A Good Friday Sermon: Why the Cross?
Even after 2,000 years, Christians are still duking it out over the cross, trying to make sense of the violent sequence of events that led to Jesus’ execution at the hands of Empire and religious authorities. . .and why this had to happen. Why Jesus had to suffer a gruesome and excruciating death when he was, tradition holds, otherwise innocent. The question goes much deeper than this, of course. There are questions of sacrifice and satisfaction, deeply tangled up in the cultures of ancient Judaism, first century Palestine, the late Roman Empire, the feudal society of Northern Europe, and the mystics of the Middle Ages. And more recently in our own society, nineteenth- and twentieth-century church phenomenon like the rise of contemporary evangelicals, fundamentalism, Anglo-Catholicism, and so forth.
Look, the cross and theories about atonement are favorite subjects for church historians and theologians. Worthy of spilling a great deal of ink over and vast resource expenditures researching and compiling and ruminating.
But there is one thing we are apt to forget as we argue over the why’s and wherefore’s of Jesus’ crucifixion. As much as we Episcopalians and Anglicans pride ourselves in pursuing faith without sacrificing our minds, we mustn’t forget that when God in Christ dies on the cross, all intellect dies, too. On the cross, all of humanity – heart, soul, body, and mind – are lost to Jesus. Just as they are lost to all of us in death.
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The cross simply is. Like our suffering much of the time. Like the suffering of the world. It is in the moment. Hard as the cross, sharp as nails. Propped up in a sky with a harshness that wrecks all our best thought and deepest hopes.
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The cross remains a hideous thing. Hideous even though we’ve tried turning it golden, by wearing it as jewelry and painting it onto Bibles and Prayer Books and raising it up as statue and sculpture. We have painted it, drawn it, reflected on it, named holy orders after it, raised it up as a sign of hope. Some have gone to war using it as a talisman. Others have waged peace holding the cross up high. We have made it a symbol of mercy, of redemption, of liberation. It has been the tool, weapon, and wonder for us and our spiritual ancestors across a hundred generations. Strange we are as a Christian people.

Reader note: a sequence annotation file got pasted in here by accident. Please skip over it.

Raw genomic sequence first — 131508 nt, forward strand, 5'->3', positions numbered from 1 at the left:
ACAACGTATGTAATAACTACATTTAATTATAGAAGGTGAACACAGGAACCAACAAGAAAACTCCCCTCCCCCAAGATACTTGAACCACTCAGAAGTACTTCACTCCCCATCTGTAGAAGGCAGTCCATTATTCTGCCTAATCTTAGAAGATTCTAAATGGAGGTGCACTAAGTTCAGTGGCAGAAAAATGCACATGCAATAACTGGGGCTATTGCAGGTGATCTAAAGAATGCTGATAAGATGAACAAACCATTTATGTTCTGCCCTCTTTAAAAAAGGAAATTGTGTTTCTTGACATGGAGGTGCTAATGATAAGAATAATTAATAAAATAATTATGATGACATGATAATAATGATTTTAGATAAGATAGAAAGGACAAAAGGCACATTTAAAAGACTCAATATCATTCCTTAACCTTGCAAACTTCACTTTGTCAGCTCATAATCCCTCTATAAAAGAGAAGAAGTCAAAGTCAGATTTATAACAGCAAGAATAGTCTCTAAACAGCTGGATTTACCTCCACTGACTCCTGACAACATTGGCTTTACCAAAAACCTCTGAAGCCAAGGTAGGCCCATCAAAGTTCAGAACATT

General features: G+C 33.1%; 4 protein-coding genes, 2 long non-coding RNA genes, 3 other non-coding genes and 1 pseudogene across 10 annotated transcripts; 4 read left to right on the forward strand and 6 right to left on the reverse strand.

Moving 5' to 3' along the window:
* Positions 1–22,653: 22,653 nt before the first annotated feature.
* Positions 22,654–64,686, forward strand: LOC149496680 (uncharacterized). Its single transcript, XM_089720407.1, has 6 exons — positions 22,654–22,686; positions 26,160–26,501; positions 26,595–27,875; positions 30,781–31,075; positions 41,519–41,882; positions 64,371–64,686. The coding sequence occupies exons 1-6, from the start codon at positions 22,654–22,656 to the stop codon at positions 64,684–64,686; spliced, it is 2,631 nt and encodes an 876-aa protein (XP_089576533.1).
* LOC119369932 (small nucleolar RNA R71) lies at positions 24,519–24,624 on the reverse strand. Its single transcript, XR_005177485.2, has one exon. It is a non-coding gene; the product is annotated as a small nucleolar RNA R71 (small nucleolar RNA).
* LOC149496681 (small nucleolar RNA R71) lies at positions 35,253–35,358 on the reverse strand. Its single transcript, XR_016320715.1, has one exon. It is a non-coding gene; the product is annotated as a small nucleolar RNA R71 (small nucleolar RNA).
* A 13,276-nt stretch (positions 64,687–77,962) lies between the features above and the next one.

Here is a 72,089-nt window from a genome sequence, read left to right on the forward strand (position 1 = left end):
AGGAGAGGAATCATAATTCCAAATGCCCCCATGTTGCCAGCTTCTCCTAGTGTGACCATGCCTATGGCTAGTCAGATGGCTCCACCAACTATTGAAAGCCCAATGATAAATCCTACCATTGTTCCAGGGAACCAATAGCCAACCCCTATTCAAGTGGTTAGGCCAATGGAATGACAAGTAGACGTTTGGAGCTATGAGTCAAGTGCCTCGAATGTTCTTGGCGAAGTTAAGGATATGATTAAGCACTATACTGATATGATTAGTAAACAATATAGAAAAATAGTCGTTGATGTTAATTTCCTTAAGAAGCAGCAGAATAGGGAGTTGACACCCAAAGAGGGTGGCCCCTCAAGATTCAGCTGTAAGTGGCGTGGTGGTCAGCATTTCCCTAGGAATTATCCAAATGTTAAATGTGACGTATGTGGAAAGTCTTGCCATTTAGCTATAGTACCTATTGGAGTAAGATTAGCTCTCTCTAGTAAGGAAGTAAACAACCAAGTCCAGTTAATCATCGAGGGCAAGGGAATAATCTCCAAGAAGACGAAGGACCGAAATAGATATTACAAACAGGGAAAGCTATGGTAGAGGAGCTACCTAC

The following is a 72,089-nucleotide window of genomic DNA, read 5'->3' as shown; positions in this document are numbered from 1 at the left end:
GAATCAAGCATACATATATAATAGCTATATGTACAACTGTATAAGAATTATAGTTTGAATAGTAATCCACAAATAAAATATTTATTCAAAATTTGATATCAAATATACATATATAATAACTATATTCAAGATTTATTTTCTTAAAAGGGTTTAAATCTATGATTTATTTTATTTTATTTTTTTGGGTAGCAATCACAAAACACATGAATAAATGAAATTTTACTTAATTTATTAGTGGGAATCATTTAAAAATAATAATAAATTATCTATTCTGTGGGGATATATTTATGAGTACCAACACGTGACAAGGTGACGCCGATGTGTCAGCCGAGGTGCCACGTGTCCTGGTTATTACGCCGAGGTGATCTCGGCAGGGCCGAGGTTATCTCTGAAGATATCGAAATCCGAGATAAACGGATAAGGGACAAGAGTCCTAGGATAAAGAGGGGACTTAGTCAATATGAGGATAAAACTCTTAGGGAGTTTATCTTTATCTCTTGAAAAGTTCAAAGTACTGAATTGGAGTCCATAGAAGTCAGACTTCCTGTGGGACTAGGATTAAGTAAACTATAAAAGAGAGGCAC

But the cross remains a hideous thing. And holy. Because it reminds us of the death in our own lives and stands on Golgotha like a beacon of terror. It is the doorway we must all pass sooner or later. It is the weight we must all carry with our own sufferings, each unique, but each common with the sufferings of all humanity. We hunger and thirst for answers to our own special crosses – those unique weights we haul around even if we pretend not to. We want to know why. Of course we do. What could be more human? And there are some who claim to have answers.
But answers to senseless things are never fully satisfactory, even if we give them titles like “Penal Substitutionary Atonement,” “Christus Victor,” or even the aptly named “Satisfaction Theory.”
The reason the crucifixion speaks to us has little to do with theory, but everything to do with reality. It is C. S. Lewis who remarked in one of his books that pain and suffering are probably among the most real elements of our lives. All of us who at one time or another have experienced pain, death, and suffering know this to be true. Even when our minds are in denial, our hearts, our guts, and even our very bones and flesh know the truths of pain, death, and suffering.
It was real that Jesus died for the simple reason that good people who challenge the evils of their day often die. It was real that love is often crucified by our anxieties, lust for power, and hunger to be in control. It remains real that God in Christ Jesus speaks to us most often when we are out of intellectual answers, facing death of one kind or another, and bereft of the Spirit.
There is much more. Read it all--really, read it all.